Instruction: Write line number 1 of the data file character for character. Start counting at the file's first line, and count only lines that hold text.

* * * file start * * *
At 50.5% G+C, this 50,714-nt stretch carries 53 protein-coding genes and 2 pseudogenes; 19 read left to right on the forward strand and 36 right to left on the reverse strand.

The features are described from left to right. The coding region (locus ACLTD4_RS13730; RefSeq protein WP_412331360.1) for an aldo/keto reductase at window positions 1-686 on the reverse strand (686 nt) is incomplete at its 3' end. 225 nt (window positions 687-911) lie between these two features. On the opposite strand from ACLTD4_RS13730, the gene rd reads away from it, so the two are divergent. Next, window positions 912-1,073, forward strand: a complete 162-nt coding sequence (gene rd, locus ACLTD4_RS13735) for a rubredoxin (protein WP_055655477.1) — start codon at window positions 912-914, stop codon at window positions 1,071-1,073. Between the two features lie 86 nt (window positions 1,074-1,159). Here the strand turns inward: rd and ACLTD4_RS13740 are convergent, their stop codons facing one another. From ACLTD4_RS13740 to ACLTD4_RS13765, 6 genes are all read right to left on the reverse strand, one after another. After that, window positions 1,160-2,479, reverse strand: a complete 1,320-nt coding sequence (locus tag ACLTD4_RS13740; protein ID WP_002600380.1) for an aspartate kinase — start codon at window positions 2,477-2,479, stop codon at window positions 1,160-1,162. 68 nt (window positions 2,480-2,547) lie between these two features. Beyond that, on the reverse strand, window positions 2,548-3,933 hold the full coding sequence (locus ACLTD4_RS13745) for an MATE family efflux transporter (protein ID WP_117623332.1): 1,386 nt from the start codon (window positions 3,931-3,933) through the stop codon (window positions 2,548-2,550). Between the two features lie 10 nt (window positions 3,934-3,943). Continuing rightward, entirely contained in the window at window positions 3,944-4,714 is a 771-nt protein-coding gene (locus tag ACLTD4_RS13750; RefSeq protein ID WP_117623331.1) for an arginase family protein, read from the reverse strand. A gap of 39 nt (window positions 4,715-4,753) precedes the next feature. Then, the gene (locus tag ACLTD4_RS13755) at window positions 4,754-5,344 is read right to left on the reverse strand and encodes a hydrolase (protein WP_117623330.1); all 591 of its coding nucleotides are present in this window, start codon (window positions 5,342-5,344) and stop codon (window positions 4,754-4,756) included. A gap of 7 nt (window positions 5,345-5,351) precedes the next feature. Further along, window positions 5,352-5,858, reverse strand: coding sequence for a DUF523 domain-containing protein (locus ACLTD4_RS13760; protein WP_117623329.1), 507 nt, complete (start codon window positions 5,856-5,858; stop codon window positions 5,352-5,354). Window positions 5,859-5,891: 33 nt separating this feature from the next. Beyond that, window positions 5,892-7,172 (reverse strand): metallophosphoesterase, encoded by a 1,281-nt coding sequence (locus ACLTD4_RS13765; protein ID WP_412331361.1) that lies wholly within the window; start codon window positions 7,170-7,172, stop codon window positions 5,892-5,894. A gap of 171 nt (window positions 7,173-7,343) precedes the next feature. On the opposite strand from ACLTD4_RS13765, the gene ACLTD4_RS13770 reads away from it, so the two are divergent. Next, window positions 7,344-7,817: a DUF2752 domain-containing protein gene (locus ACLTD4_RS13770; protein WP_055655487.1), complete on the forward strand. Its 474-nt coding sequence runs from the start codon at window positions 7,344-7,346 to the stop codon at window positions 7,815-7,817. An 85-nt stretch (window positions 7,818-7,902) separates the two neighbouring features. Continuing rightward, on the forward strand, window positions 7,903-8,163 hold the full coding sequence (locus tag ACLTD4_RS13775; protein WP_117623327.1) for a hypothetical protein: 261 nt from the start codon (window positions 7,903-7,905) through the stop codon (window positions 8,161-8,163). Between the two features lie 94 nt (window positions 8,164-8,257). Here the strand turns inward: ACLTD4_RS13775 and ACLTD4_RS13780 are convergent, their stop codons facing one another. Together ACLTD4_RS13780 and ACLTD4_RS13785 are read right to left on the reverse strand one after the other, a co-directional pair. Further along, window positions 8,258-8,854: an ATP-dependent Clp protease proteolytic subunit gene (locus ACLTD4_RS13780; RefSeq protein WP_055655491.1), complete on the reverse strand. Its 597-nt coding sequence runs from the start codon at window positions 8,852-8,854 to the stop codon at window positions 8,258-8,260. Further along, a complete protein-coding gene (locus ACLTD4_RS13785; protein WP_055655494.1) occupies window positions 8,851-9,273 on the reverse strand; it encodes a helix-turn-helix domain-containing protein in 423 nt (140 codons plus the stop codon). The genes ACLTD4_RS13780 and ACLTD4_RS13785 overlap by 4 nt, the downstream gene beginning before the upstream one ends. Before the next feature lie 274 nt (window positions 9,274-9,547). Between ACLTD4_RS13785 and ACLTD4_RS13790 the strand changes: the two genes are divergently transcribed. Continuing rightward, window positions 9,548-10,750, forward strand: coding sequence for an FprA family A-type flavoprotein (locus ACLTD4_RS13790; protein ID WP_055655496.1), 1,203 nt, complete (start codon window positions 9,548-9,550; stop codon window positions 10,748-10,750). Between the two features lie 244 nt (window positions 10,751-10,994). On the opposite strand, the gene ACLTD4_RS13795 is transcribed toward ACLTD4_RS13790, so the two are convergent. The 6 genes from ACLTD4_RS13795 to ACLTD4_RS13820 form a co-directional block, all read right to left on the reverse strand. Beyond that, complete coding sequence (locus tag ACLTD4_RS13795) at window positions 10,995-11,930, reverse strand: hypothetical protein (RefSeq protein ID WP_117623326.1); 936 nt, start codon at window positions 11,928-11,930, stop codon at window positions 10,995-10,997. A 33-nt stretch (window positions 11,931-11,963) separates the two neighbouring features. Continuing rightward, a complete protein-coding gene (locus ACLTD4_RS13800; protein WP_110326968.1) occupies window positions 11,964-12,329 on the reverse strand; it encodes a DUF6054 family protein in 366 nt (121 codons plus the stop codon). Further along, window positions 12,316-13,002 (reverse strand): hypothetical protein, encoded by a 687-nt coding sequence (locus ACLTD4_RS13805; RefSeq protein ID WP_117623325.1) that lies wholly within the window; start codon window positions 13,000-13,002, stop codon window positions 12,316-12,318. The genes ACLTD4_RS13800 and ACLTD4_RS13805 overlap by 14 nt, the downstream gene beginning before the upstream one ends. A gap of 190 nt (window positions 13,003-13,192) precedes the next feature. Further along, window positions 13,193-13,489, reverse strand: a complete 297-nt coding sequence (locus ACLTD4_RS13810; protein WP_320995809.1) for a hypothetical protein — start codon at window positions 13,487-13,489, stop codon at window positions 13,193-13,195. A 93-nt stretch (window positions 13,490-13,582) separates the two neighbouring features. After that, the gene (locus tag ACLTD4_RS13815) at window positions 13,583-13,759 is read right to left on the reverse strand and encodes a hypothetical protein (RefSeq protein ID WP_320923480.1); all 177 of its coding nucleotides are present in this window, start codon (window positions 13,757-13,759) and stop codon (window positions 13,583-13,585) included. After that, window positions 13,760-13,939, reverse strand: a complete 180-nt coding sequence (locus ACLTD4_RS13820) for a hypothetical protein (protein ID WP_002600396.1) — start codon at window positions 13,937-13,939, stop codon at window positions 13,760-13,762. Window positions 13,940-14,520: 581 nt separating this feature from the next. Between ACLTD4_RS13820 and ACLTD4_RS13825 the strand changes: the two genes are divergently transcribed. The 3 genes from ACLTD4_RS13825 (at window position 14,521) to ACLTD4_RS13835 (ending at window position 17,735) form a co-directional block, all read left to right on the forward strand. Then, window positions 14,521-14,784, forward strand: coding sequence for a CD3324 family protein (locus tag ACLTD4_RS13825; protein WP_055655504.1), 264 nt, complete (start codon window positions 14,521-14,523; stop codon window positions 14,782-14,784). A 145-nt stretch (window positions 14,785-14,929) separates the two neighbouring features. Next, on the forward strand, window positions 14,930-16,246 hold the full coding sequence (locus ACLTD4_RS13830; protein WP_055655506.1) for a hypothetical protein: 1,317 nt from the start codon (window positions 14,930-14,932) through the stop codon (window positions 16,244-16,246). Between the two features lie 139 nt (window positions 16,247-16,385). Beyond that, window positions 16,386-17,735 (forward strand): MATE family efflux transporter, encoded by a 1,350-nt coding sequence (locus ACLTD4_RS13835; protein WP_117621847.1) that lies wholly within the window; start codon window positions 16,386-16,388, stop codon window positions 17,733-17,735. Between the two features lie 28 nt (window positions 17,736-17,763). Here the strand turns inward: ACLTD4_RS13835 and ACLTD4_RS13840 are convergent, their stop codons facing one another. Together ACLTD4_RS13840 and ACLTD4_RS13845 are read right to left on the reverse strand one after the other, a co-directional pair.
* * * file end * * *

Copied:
At 50.5% G+C, this 50,714-nt stretch carries 53 protein-coding genes and 2 pseudogenes; 19 read left to right on the forward strand and 36 right to left on the reverse strand.